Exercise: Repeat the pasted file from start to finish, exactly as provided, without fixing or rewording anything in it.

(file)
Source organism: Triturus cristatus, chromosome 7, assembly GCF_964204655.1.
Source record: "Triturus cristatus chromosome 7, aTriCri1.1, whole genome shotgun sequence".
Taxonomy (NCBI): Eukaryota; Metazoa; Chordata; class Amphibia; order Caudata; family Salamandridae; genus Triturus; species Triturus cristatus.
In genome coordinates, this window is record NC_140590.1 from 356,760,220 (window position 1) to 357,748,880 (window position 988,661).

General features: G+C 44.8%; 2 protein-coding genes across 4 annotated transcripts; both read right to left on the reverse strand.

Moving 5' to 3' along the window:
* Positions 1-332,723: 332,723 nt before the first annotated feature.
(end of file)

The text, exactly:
Source organism: Triturus cristatus, chromosome 7, assembly GCF_964204655.1.
Source record: "Triturus cristatus chromosome 7, aTriCri1.1, whole genome shotgun sequence".
Taxonomy (NCBI): Eukaryota; Metazoa; Chordata; class Amphibia; order Caudata; family Salamandridae; genus Triturus; species Triturus cristatus.
In genome coordinates, this window is record NC_140590.1 from 356,760,220 (window position 1) to 357,748,880 (window position 988,661).

General features: G+C 44.8%; 2 protein-coding genes across 4 annotated transcripts; both read right to left on the reverse strand.

Moving 5' to 3' along the window:
* Positions 1-332,723: 332,723 nt before the first annotated feature.